Feeling the squeeze


Cap rates, inflationary pressures, and financing strategies when funding brand-mandated PIPs

Against a backdrop of sustained higher interest rates and the fed’s resolve to break the back of inflation, we’re seeing a plethora of changes in the commercial real estate markets. Because real estate is a highly leveraged asset class, it’s more sensitive to interest rate fluctuations. While there are levers that can be activated to determine asset valuation, the most important metric at the end of the day is capitalization rate. Cap rate is the measure of every dollar of net cash flow from an asset that investors demand for the value of the asset. Historically, hotels have experienced higher cap rates than those of other real estate food groups, such as industrial or multifamily.

Now, within the higher interest rate regime, cap rates for trades of other asset types are increasing more than those for hotels. This phenomenon occurs mainly because inflationary pressure is inducing higher projected revenues for hotel assets and sellers are commanding higher valuations. In addition, because of higher post-COVID construction rates, the replacement costs for hotels also are higher. Hence, there’s a mindset that existing hotels should garner a higher price than what a buyer is willing to pay in the current market. This imbalance has created a bid-ask spread in the market for buyers and sellers of hotel assets.

An average SBA loan – once historically used the 5% interest rate range – is now available between 8% and 9% (all else being equal). An average bridge acquisition loan from a debt fund that allows buyers to acquire assets, perform capital expenditures, and stabilize the asset now starts at an interest rate of 8% on a nonrecourse basis and – depending on the in-place cash flow of the asset and quality of the asset – goes all the way up to 12%. This is an opportune time for owners who have pending mandatory maturities or financings to refinance.

Many community and regional banks have paused granting new credits for new clients because of regulatory pressures and market headwinds. This creates space for alternative debt sources, such as five-year CMBS, life insurance companies with slightly higher risk tolerance and debt funds to take on a bigger role in the market. At the same time, performance improvement plans (PIPs), and COVID-deferred maintenance requirements are now coming due. The brands have a fiduciary duty to their shareholders to maintain and enforce their brand standards, and owners are running out of time and excuses to avoid implementing capital expenditures (CapEx). Owners who haven’t capitalized their PIP budgets are now rushing to find lenders that will provide the CapEx needed to finance PIPs.

There are two courses of action for owners financing brand-mandated PIPs. One strategy is to use a three-year bridge loan with interest-only payments to buy time to implement CapEx plans, bring assets up to brand standards and renew hotel flags. Once stabilized, the interim financing can be refinanced into a fixed-rate permanent loan via a conventional loan, CMBS, or life insurance company loan.

The second PIP-financing strategy is to utilize permanent financing immediately in the form of a non-recourse, five-year fixed rate CMBS loan at a rate of 7% and 8% with interest-only payments. For these shorter term CMBS loans, properties must already be stabilized as lenders make their decisions based on the RevPAR penetration/index of the property. To qualify, a property must perform at or near 100% of the RevPAR index. It’s also important to understand that if the asset is performing at this level, it’s difficult to push a bridge loan higher than 65% loan-to-cost. Since the asset is already capturing its fair share of the market revenue, projections cannot prove there’s still room to grow the revenues.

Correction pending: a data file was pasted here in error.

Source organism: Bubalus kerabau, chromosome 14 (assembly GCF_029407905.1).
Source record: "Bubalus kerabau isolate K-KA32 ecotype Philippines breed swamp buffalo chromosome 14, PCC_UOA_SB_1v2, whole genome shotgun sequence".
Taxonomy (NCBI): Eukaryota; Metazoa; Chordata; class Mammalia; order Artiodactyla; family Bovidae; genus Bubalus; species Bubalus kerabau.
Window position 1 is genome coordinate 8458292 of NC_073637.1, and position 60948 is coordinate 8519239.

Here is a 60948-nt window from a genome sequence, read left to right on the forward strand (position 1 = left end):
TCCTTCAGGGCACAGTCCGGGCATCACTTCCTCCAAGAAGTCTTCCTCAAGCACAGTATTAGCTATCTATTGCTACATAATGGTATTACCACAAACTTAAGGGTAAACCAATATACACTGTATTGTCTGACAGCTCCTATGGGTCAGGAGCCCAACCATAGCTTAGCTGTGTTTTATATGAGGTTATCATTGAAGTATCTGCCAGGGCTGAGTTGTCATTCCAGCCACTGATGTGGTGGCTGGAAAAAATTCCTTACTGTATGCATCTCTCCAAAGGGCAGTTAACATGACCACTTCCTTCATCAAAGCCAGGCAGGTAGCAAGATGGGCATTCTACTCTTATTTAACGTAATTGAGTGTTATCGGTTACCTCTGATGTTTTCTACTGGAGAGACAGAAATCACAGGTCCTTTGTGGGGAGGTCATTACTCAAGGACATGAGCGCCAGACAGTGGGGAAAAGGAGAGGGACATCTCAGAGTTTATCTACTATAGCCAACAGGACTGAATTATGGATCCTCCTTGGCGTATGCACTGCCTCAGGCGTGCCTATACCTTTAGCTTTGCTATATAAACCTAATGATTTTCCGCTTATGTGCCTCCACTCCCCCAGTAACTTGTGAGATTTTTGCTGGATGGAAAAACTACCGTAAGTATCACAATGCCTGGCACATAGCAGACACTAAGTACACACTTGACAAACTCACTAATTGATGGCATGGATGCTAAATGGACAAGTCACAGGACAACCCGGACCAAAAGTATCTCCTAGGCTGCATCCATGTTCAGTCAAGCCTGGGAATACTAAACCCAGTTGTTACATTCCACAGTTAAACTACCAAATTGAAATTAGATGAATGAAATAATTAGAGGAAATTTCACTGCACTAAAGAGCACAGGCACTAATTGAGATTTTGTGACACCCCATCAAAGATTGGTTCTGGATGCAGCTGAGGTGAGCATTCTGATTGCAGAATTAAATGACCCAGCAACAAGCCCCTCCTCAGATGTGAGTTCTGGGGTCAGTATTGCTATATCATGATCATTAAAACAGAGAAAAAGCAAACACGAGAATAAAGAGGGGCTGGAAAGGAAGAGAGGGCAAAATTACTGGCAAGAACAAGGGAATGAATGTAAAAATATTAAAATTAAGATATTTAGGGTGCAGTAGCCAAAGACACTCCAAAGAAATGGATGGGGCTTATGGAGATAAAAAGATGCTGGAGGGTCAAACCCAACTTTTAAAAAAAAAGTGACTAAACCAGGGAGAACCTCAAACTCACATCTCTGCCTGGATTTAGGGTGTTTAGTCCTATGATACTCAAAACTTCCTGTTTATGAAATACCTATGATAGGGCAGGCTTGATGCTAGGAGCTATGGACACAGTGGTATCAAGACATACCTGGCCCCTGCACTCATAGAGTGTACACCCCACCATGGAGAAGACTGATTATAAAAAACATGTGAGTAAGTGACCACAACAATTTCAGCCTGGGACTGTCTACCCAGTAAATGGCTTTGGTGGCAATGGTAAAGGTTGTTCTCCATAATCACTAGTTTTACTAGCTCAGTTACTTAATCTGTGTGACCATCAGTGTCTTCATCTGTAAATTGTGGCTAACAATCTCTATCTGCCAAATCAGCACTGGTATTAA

A unique feature that can be structured for these five-year permanent loans, however, is that a small portion of the PIP can be future-funded during the life of the loan. As a result, owners can pay for some of the CapEX from the cashflow, as long as they capitalize most of the PIP budget at the outset of the loan. Lenders won’t take a flyer on a loan thinking the borrower will come up with the money for the PIP on their own in the future; it has to be calculated, budgeted, and structured for upfront at the time of loan closing. The only loan product on the market that gives a borrower flexibility to self-fund a PIP in the future is a conventional loan from a community or regional bank that’s full-recourse with an unlimited guarantee from the borrower.

Regardless of the PIP-funding strategies borrowers choose to pursue, as we enter a fed-induced economic slowdown, now more than ever before assets need to be associated with a brand to be effectively financed. Independent hotels can be financed as long as they are truly boutique in nature and have a track record.

rushi shah

Rushi Shah is Principal and CEO of the commercial mortgage and real estate investment banking firm and AAHOA Allied Member Mag Mile Capital. As a leader in hospitality financing, Shah specializes in structuring and placing high leverage, nonrecourse bridge and permanent debt with cash out for full- and limited-service hotels nationwide. Since joining the firm’s predecessor, Aries Capital, in 2015, Shah has structured and closed hundreds of millions in financing for all property types. Shah has held previous positions at Northern Trust and has an MBA from the University of Chicago’s Booth School of Business.


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